The only thing I'm arguing with is the reasoning behind this statement. That, in my experience of course, tangling doesn't mean I'm suddenly sitting in the driver's lap, it means he's pushing me into a parked car or something. And in that situation, a helmet can do do a lot of good. Mind you, I commute on my bike, I don't ride through the countryside for exercise - that seems like it would increase your chances of getting turned into road hamburger more.
 
2012-10-04 02:10:19 PM  

letrole: Anyone who rides a bike to work wearing spandex stretch trousers also tends to:


Apparently they're very comfortable and display your equipment in a flattering way. This is a friend of mine's reason for wearing those things. Didn't do him a lot of good, as far as I know, but at least he was comfortable.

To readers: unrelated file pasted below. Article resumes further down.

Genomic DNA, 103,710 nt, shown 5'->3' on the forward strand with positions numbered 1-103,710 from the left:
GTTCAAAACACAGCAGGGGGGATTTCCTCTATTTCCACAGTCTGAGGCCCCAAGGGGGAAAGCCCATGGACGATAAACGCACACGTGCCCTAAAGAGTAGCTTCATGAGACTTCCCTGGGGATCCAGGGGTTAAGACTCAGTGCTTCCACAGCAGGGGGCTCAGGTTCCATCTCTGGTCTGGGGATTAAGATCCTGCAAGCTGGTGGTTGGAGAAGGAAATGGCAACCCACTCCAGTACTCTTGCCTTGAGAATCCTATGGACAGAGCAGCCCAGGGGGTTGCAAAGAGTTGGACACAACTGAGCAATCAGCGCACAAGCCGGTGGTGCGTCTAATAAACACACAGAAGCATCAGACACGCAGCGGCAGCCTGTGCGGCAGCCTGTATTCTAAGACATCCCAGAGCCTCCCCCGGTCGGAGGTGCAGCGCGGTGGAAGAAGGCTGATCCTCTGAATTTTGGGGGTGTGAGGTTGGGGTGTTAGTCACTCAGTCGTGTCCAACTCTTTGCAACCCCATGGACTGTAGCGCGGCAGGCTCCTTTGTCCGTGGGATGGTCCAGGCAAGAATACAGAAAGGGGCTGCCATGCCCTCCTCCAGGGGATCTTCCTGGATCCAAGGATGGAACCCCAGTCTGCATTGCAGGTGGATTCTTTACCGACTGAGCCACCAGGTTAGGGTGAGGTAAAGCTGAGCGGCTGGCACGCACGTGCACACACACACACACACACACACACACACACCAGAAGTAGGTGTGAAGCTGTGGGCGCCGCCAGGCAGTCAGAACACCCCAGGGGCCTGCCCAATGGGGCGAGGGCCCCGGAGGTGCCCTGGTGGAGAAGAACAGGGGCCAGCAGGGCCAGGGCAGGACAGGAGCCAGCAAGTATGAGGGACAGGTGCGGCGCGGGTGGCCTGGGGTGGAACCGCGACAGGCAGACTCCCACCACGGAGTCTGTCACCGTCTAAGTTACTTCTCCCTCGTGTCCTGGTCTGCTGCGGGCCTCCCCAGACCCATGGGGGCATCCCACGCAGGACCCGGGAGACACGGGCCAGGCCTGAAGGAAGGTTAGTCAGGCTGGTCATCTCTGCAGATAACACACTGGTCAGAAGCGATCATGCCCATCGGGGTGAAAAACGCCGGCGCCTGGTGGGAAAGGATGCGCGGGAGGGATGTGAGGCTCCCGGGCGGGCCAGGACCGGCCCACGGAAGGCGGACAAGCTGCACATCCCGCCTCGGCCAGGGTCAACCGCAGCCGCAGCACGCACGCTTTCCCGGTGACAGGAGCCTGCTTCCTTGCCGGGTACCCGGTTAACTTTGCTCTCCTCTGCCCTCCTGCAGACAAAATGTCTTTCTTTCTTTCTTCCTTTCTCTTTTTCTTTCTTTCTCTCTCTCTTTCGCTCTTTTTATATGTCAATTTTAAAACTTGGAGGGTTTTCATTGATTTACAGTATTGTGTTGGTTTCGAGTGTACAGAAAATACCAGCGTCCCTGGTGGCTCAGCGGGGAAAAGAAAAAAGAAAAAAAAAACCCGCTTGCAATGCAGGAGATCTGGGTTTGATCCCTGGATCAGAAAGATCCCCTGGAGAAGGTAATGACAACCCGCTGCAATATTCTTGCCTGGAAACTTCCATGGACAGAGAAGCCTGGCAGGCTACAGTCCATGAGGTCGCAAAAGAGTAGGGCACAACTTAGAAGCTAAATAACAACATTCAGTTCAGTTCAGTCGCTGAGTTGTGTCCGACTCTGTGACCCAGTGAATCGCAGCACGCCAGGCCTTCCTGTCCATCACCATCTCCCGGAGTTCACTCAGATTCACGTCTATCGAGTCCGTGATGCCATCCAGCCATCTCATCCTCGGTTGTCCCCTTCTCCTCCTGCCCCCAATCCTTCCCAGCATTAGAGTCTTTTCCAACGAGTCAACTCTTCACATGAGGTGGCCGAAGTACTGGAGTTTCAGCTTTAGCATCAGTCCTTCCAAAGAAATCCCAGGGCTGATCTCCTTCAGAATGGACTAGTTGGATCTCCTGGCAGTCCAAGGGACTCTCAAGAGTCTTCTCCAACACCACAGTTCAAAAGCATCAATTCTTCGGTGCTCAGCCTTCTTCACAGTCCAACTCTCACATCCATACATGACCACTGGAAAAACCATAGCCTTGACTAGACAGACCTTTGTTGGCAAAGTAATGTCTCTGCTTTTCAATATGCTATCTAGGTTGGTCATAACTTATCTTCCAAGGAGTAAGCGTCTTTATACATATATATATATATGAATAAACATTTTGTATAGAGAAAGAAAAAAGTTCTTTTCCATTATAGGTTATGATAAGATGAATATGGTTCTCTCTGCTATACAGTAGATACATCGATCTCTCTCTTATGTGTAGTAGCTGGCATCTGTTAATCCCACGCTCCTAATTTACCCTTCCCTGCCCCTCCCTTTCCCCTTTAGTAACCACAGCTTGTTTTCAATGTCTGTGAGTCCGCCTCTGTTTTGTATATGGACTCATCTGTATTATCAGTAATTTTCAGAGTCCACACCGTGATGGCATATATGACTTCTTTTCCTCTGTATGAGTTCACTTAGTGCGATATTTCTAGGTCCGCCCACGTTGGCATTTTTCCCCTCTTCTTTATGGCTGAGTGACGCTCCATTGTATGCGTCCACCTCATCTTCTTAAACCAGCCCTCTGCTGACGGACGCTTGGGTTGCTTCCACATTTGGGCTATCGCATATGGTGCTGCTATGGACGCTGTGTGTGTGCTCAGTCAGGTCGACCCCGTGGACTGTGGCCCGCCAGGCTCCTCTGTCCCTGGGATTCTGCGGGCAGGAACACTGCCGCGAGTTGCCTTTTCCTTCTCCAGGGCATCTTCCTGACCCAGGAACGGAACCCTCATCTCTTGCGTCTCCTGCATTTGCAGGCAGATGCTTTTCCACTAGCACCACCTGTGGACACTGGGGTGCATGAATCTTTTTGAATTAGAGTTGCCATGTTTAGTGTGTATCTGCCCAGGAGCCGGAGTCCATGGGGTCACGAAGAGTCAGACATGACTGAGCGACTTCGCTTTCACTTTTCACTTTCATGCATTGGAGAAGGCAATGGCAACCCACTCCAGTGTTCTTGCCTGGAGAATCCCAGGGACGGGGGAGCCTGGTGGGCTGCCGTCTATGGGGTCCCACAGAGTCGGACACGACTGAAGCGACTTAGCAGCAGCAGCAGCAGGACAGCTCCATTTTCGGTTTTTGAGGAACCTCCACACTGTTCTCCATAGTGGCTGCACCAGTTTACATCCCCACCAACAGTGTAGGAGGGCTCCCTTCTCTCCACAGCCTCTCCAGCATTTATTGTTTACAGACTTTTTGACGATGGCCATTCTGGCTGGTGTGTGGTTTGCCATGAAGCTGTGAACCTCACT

2012-10-04 02:21:42 PM  

I May Be Crazy But...: Apparently they're very comfortable and display your equipment in a flattering way. This is a friend of mine's reason for wearing those things. Didn't do him a lot of good, as far as I know, but at least he was comfortable.


This. I uh, have a friend who only rides with bike shorts, under normal shorts. They're damn near the best thing ever (literally), my friend tells me.
 
2012-10-04 02:23:27 PM  
Wear a helmet to save my brain? I guess, after all, it is my second favorite organ.
 
2012-10-04 02:24:37 PM  

Fissile: Wear a helmet to save my brain? I guess, after all, it is my second favorite organ.


I always knew you had an unnatural attraction to the gall-bladder.
 
2012-10-04 02:29:26 PM  
I shared my bike once in NYC. I guess I was an early adotper...

/still waiting for it to be returned
//its been a long wait
 
2012-10-04 02:34:53 PM